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April 22, 2024

Government amends Biosecurity (Fire Ants) Emergency Order

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These amendments will strengthen the requirements for Queensland turf suppliers and installers, as part of its hardline approach to stop fire ants from entering the state.

The movement of turf from Southeast Queensland remains a high-risk carrier material of fire ants and has been linked to the fire ant nest found in Murwillumbah in late November 2023.

Fire ants commonly by humans

Minister for Agriculture, Tara Moriarty, said fire ants are commonly spread through human activity, such as the movement of materials used for landscaping, building, and agriculture, such as soil and turf. ‘Fire ants are not marching into NSW; they are being carried, and it’s this human behaviour we are addressing both through education and compliance measures.’

Businesses, individuals, and the turf industry are now being asked to get behind the fight against fire ants by ensuring their turf products are treated and fire ant-free, to reduce the risk of fire ants spreading into NSW.

Turf sourced from the fire ant-infested area of QLD must now be treated at the point of lay in NSW. Installers must either treat turf immediately following lay, or store in preventative conditions until installation.

Record of Movement Declaration

A Record of Movement Declaration must be completed by anyone who initiates the movement of turf from either a fire ant infested area in QLD or movement control area in NSW. 

QLD sourced turf must also include the upload of a plant health certificate, ensuring that the supplier has complied with all treatment, harvest, and transport requirements in the order.

Chemicals used in the treatment of the turf must be approved by the Australian Pesticides and Veterinary Medicines Authority (APVMA) and used in accordance with label directions and permit conditions.

For businesses ‘on selling’ turf products, it is crucial that treatment requirements and necessary documentation are passed onto consumers.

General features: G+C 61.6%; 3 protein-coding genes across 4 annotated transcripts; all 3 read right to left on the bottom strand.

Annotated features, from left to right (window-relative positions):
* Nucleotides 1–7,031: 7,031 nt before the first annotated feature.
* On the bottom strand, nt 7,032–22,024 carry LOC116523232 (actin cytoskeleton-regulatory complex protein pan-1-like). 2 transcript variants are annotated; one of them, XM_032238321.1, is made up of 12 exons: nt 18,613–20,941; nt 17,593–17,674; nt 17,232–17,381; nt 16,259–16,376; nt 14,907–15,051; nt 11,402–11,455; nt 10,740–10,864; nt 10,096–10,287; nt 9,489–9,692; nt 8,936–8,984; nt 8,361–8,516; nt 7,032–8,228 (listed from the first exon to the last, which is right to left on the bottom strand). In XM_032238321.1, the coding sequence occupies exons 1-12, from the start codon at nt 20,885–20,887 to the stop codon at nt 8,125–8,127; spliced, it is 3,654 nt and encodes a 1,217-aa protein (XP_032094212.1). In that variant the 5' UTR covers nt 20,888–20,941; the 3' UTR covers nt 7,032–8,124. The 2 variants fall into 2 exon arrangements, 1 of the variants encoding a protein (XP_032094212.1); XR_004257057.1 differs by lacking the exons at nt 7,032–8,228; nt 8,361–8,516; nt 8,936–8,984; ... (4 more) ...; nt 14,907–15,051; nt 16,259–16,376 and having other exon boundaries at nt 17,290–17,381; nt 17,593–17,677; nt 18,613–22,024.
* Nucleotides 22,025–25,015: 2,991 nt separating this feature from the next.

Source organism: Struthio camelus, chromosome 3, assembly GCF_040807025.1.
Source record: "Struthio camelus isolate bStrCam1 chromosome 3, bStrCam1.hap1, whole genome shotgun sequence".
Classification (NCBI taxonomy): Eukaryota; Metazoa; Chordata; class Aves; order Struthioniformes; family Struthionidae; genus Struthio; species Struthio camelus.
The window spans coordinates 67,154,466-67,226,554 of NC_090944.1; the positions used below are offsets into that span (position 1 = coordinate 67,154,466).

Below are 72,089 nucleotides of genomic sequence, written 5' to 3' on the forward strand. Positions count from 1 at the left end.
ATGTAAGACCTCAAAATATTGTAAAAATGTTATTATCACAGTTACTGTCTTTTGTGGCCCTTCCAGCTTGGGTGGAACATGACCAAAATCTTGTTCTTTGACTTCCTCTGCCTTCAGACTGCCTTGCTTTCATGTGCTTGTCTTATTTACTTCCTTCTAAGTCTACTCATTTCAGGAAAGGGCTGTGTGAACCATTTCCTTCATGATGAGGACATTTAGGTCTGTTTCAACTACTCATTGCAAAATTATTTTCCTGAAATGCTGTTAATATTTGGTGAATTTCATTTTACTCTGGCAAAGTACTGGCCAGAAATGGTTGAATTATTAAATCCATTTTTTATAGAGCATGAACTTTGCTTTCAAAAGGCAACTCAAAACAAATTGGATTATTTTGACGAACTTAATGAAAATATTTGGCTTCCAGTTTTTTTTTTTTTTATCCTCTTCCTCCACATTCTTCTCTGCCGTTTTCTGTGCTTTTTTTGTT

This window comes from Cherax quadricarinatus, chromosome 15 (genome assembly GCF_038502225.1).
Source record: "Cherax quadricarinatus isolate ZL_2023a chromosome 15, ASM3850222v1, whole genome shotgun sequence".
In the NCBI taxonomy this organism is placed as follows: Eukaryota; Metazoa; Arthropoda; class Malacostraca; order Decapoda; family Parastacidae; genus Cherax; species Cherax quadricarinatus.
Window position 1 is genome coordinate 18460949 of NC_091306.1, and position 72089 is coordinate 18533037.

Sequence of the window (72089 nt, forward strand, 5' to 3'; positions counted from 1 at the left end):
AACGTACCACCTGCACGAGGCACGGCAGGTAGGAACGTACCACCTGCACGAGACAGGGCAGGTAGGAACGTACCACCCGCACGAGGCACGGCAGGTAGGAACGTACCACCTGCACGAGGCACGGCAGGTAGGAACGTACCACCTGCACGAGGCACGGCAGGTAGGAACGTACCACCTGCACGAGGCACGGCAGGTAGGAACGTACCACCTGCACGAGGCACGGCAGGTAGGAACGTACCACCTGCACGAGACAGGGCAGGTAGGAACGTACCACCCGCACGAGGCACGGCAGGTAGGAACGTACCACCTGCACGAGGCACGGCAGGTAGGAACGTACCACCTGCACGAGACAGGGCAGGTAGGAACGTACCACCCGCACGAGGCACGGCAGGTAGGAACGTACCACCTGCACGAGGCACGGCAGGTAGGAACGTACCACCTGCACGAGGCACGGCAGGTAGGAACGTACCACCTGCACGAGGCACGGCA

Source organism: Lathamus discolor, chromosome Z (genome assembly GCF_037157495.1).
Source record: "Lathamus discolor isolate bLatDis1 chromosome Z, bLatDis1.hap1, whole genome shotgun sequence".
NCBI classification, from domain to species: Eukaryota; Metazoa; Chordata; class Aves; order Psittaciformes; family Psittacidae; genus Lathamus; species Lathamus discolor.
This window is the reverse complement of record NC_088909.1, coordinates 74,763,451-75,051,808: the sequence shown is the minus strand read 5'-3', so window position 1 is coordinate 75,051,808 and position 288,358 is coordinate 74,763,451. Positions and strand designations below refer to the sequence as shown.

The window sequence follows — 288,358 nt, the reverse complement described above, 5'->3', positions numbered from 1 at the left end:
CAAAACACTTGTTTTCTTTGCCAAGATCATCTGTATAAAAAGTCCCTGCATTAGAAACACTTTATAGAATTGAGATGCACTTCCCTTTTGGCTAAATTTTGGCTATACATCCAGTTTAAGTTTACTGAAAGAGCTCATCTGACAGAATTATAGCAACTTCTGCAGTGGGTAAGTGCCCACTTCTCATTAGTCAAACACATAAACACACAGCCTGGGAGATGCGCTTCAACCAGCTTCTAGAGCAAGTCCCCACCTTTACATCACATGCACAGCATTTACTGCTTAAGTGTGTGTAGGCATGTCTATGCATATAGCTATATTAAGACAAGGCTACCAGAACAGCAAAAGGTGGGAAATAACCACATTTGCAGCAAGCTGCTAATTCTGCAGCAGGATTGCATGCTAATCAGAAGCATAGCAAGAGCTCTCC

Manage the movement of materials

Ms Moriarty said the Emergency Orders already identify and manage the movement of fire ant carrier materials that present high risks of carrying fire ants. ‘Turf is a high-risk carrier, providing the perfect environment for ant settlement and movement.

‘By applying this treatment and keeping fire ants out of NSW, the turf industry is contributing to protecting our environment and economy.

‘So far, the northern NSW community has played a crucial and proactive role, and we thank them for their cooperation.’

Biosecurity (Fire Ants) Emergency Order explained

  • The Order places restrictions on the movement into NSW from the fire ant infested area of Queensland of fire ant carrier materials including organic mulch, compost, growing media, manure, soil and anything with soil on it, hay, straw, chaff, silage, potted plants, turf, agricultural equipment, earth moving equipment, sand, gravel, chitters, coal fines, coal stone, overburden and decomposed granite .
  • It outlines the requirements for the movement of each carrier into NSW from the fire ant infested area in QLD.
  • A person in breach of an emergency order is guilty under the Biosecurity Act 2015 of a category 2 offence, for which the maximum penalties are:
    • In the case of an individual $1,100,000 and, in the case of a continuing offence, a further penalty of $137,500 for each day the offence continues.
    • In the case of a corporation $2,200,000 and, in the case of a continuing offence, a further penalty of $275,000 for each day the offence continues.

For more information about red imported fire ants and the Emergency Order, visit the NSW Department of Primary Industries (DPI) website.


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2 COMMENTS

  1. Shouldn’t the turf be treated before it leaves Queensland not treated in NSW talk about stupid you’d only need a few ants to get away or a rogue operator not complying or giving a stuff about bio security to have a outbreak in NSW frig who dreamt this idea up and of course there are not enough compliance officers to police this obviously it need to treated in Queensland and checked at the border of NSW makes lot more sense not leaving the gate open and hoping the ants don’t bolt argh

    • Well, that is more sensible and effective, but it still wouldn’t have stopped them anymore than the all the compliance stuff stopped them getting into the country in the first place.

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